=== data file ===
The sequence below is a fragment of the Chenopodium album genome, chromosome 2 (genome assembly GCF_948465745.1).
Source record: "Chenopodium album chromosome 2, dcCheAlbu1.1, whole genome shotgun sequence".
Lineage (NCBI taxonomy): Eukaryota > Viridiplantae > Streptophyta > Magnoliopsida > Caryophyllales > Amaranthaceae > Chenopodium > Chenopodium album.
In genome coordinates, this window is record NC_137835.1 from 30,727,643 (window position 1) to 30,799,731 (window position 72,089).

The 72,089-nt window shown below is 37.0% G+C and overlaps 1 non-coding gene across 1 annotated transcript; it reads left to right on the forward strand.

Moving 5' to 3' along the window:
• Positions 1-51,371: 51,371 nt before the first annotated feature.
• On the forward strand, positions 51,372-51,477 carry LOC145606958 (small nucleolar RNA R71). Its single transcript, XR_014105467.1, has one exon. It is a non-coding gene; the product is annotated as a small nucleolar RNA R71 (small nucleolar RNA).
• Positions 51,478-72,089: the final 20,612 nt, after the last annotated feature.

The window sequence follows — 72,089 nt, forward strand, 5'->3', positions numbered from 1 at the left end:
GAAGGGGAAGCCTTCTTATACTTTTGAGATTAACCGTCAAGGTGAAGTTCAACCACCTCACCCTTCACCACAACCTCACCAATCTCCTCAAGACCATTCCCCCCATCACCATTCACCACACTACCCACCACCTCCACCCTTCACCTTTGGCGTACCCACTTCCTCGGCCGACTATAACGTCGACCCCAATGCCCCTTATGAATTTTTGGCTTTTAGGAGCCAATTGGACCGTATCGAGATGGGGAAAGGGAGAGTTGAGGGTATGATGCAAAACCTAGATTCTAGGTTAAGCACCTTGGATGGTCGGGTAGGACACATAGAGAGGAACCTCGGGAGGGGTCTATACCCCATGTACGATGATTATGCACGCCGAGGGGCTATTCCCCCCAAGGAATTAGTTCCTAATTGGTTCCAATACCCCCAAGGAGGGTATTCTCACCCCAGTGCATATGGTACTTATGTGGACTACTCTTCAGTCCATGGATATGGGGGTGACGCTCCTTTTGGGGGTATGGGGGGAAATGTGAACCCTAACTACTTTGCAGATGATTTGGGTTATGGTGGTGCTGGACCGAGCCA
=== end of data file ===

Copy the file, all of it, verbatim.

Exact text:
The sequence below is a fragment of the Chenopodium album genome, chromosome 2 (genome assembly GCF_948465745.1).
Source record: "Chenopodium album chromosome 2, dcCheAlbu1.1, whole genome shotgun sequence".
Lineage (NCBI taxonomy): Eukaryota > Viridiplantae > Streptophyta > Magnoliopsida > Caryophyllales > Amaranthaceae > Chenopodium > Chenopodium album.
In genome coordinates, this window is record NC_137835.1 from 30,727,643 (window position 1) to 30,799,731 (window position 72,089).

The 72,089-nt window shown below is 37.0% G+C and overlaps 1 non-coding gene across 1 annotated transcript; it reads left to right on the forward strand.

Moving 5' to 3' along the window:
• Positions 1-51,371: 51,371 nt before the first annotated feature.
• On the forward strand, positions 51,372-51,477 carry LOC145606958 (small nucleolar RNA R71). Its single transcript, XR_014105467.1, has one exon. It is a non-coding gene; the product is annotated as a small nucleolar RNA R71 (small nucleolar RNA).
• Positions 51,478-72,089: the final 20,612 nt, after the last annotated feature.

The window sequence follows — 72,089 nt, forward strand, 5'->3', positions numbered from 1 at the left end:
GAAGGGGAAGCCTTCTTATACTTTTGAGATTAACCGTCAAGGTGAAGTTCAACCACCTCACCCTTCACCACAACCTCACCAATCTCCTCAAGACCATTCCCCCCATCACCATTCACCACACTACCCACCACCTCCACCCTTCACCTTTGGCGTACCCACTTCCTCGGCCGACTATAACGTCGACCCCAATGCCCCTTATGAATTTTTGGCTTTTAGGAGCCAATTGGACCGTATCGAGATGGGGAAAGGGAGAGTTGAGGGTATGATGCAAAACCTAGATTCTAGGTTAAGCACCTTGGATGGTCGGGTAGGACACATAGAGAGGAACCTCGGGAGGGGTCTATACCCCATGTACGATGATTATGCACGCCGAGGGGCTATTCCCCCCAAGGAATTAGTTCCTAATTGGTTCCAATACCCCCAAGGAGGGTATTCTCACCCCAGTGCATATGGTACTTATGTGGACTACTCTTCAGTCCATGGATATGGGGGTGACGCTCCTTTTGGGGGTATGGGGGGAAATGTGAACCCTAACTACTTTGCAGATGATTTGGGTTATGGTGGTGCTGGACCGAGCCA